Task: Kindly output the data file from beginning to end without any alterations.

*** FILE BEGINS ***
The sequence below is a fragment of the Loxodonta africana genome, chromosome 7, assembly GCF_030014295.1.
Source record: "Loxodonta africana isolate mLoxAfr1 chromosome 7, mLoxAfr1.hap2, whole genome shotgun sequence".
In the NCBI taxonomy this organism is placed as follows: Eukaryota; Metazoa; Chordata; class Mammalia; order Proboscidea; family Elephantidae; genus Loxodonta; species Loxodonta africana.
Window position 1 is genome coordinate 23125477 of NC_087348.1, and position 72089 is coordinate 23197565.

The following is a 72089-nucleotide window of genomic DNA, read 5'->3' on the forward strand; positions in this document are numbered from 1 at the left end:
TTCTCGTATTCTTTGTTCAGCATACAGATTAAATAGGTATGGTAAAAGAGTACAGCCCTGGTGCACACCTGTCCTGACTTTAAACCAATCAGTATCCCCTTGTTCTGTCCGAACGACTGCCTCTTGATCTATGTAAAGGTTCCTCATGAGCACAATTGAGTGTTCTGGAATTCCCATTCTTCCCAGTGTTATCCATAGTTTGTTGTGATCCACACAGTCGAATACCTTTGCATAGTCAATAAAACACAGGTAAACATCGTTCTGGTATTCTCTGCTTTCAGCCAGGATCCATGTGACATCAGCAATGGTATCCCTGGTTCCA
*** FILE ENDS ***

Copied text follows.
The sequence below is a fragment of the Loxodonta africana genome, chromosome 7, assembly GCF_030014295.1.
Source record: "Loxodonta africana isolate mLoxAfr1 chromosome 7, mLoxAfr1.hap2, whole genome shotgun sequence".
In the NCBI taxonomy this organism is placed as follows: Eukaryota; Metazoa; Chordata; class Mammalia; order Proboscidea; family Elephantidae; genus Loxodonta; species Loxodonta africana.
Window position 1 is genome coordinate 23125477 of NC_087348.1, and position 72089 is coordinate 23197565.

The following is a 72089-nucleotide window of genomic DNA, read 5'->3' on the forward strand; positions in this document are numbered from 1 at the left end:
TTCTCGTATTCTTTGTTCAGCATACAGATTAAATAGGTATGGTAAAAGAGTACAGCCCTGGTGCACACCTGTCCTGACTTTAAACCAATCAGTATCCCCTTGTTCTGTCCGAACGACTGCCTCTTGATCTATGTAAAGGTTCCTCATGAGCACAATTGAGTGTTCTGGAATTCCCATTCTTCCCAGTGTTATCCATAGTTTGTTGTGATCCACACAGTCGAATACCTTTGCATAGTCAATAAAACACAGGTAAACATCGTTCTGGTATTCTCTGCTTTCAGCCAGGATCCATGTGACATCAGCAATGGTATCCCTGGTTCCA